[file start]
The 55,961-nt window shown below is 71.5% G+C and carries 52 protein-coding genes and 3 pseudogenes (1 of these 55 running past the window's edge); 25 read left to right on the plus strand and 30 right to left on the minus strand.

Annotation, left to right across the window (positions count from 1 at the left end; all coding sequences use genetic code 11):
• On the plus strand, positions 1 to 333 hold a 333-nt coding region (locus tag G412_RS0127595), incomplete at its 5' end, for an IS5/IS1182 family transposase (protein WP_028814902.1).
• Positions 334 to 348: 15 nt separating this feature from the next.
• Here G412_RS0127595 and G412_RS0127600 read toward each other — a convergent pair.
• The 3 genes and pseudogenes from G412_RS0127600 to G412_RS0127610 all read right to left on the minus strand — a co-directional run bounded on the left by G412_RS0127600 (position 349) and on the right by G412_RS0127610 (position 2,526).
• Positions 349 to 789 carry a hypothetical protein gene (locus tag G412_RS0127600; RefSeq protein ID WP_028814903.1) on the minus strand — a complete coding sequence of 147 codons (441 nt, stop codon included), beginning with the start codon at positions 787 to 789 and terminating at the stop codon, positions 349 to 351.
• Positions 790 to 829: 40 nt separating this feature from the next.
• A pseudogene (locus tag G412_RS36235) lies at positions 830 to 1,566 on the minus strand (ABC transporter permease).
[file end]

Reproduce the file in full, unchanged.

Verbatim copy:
The 55,961-nt window shown below is 71.5% G+C and carries 52 protein-coding genes and 3 pseudogenes (1 of these 55 running past the window's edge); 25 read left to right on the plus strand and 30 right to left on the minus strand.

Annotation, left to right across the window (positions count from 1 at the left end; all coding sequences use genetic code 11):
• On the plus strand, positions 1 to 333 hold a 333-nt coding region (locus tag G412_RS0127595), incomplete at its 5' end, for an IS5/IS1182 family transposase (protein WP_028814902.1).
• Positions 334 to 348: 15 nt separating this feature from the next.
• Here G412_RS0127595 and G412_RS0127600 read toward each other — a convergent pair.
• The 3 genes and pseudogenes from G412_RS0127600 to G412_RS0127610 all read right to left on the minus strand — a co-directional run bounded on the left by G412_RS0127600 (position 349) and on the right by G412_RS0127610 (position 2,526).
• Positions 349 to 789 carry a hypothetical protein gene (locus tag G412_RS0127600; RefSeq protein ID WP_028814903.1) on the minus strand — a complete coding sequence of 147 codons (441 nt, stop codon included), beginning with the start codon at positions 787 to 789 and terminating at the stop codon, positions 349 to 351.
• Positions 790 to 829: 40 nt separating this feature from the next.
• A pseudogene (locus tag G412_RS36235) lies at positions 830 to 1,566 on the minus strand (ABC transporter permease).